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A few surprising things about Bernanke you don’t know

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The former chairman of the Federal Reserve who arguably saved the U.S. economy from another Great Depression is now a civilian, serving as a senior advisor to two big financial firms – PIMCO and Citadel – writing a blog and making appearances at corporate events.

At LPL’s national conference held in Boston this week, Ben Bernanke sat on stage for an interview with the firm’s chief investment officer, Burt White. He told a few funny stories — stories I’ve heard he’s told before — and answered questions about the economy and, of course, Fed policy. And in the course of an hour or so he revealed some things that may surprise you.


A desire for public service

The 9/11 attack on New York’s World Trade Center inspired Bernanke, then the chairman of Princeton’s economics department, to join the Fed. He wanted to get involved in public service and says, he asked himself: What is good about economics? His answer: to help people live better lives.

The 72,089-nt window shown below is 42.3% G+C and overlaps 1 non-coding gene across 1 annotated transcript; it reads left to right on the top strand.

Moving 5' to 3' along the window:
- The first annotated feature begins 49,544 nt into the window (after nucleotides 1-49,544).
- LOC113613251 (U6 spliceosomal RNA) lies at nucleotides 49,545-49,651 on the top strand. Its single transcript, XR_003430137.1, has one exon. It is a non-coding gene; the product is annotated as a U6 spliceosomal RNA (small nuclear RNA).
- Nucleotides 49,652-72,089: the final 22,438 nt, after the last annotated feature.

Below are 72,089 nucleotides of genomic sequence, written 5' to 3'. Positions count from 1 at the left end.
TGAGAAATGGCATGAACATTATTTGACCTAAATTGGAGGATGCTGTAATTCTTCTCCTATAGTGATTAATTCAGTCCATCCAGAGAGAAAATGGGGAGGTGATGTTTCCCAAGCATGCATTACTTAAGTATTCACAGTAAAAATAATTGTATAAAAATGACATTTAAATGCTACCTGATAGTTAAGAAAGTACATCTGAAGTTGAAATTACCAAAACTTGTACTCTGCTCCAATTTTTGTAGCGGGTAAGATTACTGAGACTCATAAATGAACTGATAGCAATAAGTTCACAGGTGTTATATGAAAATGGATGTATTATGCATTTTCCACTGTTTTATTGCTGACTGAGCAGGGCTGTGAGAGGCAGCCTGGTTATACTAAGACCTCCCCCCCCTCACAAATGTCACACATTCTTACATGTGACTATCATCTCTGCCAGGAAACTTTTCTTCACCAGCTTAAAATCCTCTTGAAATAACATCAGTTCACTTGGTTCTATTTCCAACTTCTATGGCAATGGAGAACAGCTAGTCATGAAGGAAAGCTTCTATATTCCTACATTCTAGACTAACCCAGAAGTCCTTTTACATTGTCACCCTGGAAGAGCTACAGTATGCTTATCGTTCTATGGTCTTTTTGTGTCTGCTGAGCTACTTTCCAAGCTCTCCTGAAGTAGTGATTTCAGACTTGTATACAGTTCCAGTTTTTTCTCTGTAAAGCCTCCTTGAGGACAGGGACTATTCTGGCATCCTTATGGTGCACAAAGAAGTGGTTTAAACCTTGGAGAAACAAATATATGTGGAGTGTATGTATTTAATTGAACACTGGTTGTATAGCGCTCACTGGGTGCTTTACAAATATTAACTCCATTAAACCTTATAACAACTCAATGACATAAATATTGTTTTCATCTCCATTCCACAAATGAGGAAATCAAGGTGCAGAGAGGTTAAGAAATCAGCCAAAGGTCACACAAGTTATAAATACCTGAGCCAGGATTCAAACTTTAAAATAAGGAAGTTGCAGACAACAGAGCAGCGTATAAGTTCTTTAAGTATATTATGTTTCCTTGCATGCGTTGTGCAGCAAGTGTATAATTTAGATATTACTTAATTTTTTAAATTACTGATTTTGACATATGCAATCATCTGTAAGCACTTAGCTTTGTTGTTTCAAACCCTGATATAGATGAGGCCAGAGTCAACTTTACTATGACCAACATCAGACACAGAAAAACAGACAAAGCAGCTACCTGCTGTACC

Political experience: Two terms on a local school board

A few months later Bernanke was called to the White House for an interview with President George W. Bush, who asked him whether he had any political experience. “Two terms on the Montgomery Township Board of Education” in New Jersey, Bernanke answered. That was enough for Bush, who nominated Bernanke to be a member of the Federal Reserve Board. Once confirmed, Bernanke told his dean at Princeton that he’d be back in two years. “I was an academic lifer.”

Bernanke stayed on as a governor on the Fed board until Bush appointed him chairman of the Council of Economic Advisers, which was apparently a tryout for his role as chairman of the Federal Reserve. About six months later, Bush nominated him to chair the Federal Reserve Board.


Mistakes were made

Although Bernanke is given a lot of credit for preventing the Great Recession of 2007–2009 from turning into the Great Depression, which he studied as an academic, he didn’t recognize the dangers early on.